The favorable soil and climatic conditions and the systematic cultivation of the area since the ancient times, produce excellent varieties of grapes from which the renowned Sitia wines originate. The most common varieties are those of Liatiko, Muscat, Myrodato, Dafnato, Asyrtiko, Roman, Mantilari, Kotsifali, Vilana, Plito, Athiri, Thapsathiri and many more from which local producers create Sitia’s wines, catering for all tastes.

Visitors in late August and September will witness the grape harvest and will more than likely be offered an armful! Many people still make wine in the traditional way by treading the grapes. The must left over is used to distil the local drink Raki. During October, the “Kazanemata”, (raki-making sessions) are held you may see them at the roadside. Visitors are always welcome and given a sample. It is quite an exceptional experience!

Traditional Cretan Food

Omaties
Intestines of pork stuffed with rice, small pieces of liver and onion.

Kakavia
Fish soup, made from a variety of pieces of fish, cooked with onion and potatoes.

Kouloukopsomo
Dakos (baked and hardened bread), with olive oil, finely chopped tomatoes, oregano and feta.

Mizythropites
The famous ‘cheese pies’, made from dough and filled with mizithra (local traditional cheese).

Artichokes with broad beans
Broad beans cooked in olive oil and water, with fresh artichokes, garlic, fennel leaves and salt.

Octopus in Vinegar
Cooked octopus,  served with olive oil and vinegar (or wine).

Chochli (snails) boumbouristi
Fried snails, with olive oil, tomatoes and vinegar.

Dolmades with vine leaves
Vine leaves, stuffed with rice, parsley, grated potato, onion, pepper, cumin.

Traditional Cretan Sweets

Xerotigana
These are to be found at all weddings and christenings! They are made from a mixture of flour, olive oil and lemon juice, which is made into dough, rolled out thinly and fried. They are then dipped into honey and covered in sesame seeds.

Stafidota
Delicious small pastries, stuffed with raisins.

Kalitsounia
Small sweet pastry parcels, stuffed with mizythra (local soft cheese), sugar, honey, cinnamon, vanilla. These are to be found in every household at Easter!

Rural Life

Farmers make up a large part of the population in the area, growing olives, grapes, fruit and vegetables (some in greenhouses) and many keep goats, sheep and bees,while in Sitia and in the villages along the coast,you will find fishermen. You are sure to come across older members of the community, who still prefer to use traditional methods in their farming and use donkeys to get around!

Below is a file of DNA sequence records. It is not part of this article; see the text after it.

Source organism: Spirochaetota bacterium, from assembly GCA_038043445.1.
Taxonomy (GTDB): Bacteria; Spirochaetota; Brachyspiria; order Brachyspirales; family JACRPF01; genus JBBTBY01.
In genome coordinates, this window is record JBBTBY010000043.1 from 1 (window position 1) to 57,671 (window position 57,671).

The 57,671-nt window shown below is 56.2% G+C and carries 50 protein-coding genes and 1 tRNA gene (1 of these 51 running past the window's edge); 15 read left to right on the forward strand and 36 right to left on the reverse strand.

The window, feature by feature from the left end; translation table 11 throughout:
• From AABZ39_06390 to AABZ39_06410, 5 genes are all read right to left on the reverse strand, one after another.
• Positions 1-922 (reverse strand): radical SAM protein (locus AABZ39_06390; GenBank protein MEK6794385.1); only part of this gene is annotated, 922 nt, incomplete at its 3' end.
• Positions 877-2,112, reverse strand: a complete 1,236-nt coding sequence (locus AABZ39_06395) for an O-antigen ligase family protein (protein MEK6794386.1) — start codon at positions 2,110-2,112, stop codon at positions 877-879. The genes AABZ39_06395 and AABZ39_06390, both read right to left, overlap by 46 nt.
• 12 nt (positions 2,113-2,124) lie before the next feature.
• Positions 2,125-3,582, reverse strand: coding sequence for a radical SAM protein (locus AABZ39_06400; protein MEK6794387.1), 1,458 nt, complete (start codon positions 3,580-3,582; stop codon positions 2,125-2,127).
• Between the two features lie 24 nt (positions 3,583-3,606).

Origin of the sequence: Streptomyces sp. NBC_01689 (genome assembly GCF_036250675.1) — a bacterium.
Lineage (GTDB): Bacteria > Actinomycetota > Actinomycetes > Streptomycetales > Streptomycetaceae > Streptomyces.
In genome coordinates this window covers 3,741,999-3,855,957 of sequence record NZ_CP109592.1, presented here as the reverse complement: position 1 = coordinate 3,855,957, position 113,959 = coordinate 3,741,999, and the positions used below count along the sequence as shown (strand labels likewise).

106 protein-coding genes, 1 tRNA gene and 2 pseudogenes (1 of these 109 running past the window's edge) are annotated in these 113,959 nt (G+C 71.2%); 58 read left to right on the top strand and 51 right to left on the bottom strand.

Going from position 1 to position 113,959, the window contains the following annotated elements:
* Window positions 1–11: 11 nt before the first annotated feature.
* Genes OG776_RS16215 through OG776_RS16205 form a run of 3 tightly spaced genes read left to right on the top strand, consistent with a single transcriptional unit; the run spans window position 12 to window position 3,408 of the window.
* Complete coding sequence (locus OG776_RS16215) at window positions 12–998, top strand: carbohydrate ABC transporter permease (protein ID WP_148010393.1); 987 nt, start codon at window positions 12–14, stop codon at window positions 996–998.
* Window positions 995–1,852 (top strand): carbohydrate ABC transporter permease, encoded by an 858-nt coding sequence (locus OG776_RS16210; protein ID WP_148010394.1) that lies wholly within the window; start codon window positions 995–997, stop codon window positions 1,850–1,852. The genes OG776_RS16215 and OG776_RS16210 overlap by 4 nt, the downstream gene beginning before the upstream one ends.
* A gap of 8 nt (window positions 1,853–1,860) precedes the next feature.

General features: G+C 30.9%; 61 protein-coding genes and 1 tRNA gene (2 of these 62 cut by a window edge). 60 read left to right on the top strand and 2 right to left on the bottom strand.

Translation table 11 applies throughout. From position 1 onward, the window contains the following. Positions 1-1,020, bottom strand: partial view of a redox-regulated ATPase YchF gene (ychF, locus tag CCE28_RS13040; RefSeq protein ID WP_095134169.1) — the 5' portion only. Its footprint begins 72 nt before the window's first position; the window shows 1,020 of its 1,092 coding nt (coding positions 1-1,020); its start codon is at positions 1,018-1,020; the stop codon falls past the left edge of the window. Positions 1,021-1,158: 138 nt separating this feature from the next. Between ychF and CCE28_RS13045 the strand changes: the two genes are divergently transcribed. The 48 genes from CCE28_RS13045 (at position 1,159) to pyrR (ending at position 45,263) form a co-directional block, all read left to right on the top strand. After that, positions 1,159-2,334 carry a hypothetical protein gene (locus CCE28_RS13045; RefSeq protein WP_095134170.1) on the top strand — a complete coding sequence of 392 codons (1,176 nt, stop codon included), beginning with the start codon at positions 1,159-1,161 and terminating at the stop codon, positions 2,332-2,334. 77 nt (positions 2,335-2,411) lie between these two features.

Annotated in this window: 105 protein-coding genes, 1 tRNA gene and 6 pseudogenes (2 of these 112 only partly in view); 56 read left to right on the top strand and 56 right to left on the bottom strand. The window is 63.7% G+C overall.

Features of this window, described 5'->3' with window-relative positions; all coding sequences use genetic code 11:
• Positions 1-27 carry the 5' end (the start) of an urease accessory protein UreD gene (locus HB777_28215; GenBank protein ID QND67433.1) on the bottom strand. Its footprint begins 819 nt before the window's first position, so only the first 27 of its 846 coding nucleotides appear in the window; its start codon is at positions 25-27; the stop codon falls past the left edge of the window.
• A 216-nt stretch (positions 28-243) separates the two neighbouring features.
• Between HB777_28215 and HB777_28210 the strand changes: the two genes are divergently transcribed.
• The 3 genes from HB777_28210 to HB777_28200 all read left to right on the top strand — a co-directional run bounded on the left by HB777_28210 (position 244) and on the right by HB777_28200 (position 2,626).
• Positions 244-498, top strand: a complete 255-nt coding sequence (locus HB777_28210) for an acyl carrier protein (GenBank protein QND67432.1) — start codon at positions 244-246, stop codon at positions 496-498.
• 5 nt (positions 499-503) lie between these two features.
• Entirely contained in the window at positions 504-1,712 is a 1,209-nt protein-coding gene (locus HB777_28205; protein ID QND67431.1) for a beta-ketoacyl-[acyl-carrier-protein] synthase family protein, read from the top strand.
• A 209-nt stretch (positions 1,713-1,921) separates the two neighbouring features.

Of course you will see modern farmers as well, with farm machinery, processing and packaging facilities which allow for the mass production and the standardization of rural products, demanded by the export market. In Sitia district the traditional and the modern ways co-exist harmoniously,not only in farming but in all aspects of life. A fine example of this is on the Chandras plateau, where old windmills are used to draw water for watering, while the modern wind generators produce electricity out of wind power. You can also see clusters of these generators, the so called wind parks, near the villages Achladia, Xerolimni and Palekastro. Due to these pioneer wind parks that have caught European attention, Crete was the first island in the world to have mild renewable energy sources. The rural landscape of Sitia district is marked by the predominance of the olive trees.

Plains, hills, valleys and mountainsides are all so similar, yet so different and are always covered with this blessed tree whilst every now and then we see vineyards, gardens and fruit-bearing trees, all adding to the appealing picture of the Sitian landscape.

Within the last few years in the district of Sitia around the area of the TOPLOU Monastery and elsewhere, the organic farming of olive trees and vines has been developed in an innovative way by individuals or groups of young farmers, supported by the LEADER programmes so that olive oils, wines, olives, olive paste, soap and vinegar of high quality have been produced and packed and can be found in local shops.

The olive tree and the vine not only give their blessed fruits but are firmly associated with the history, culture, traditions, art and the way of life in Sitia, the Mediterranean and in Europe.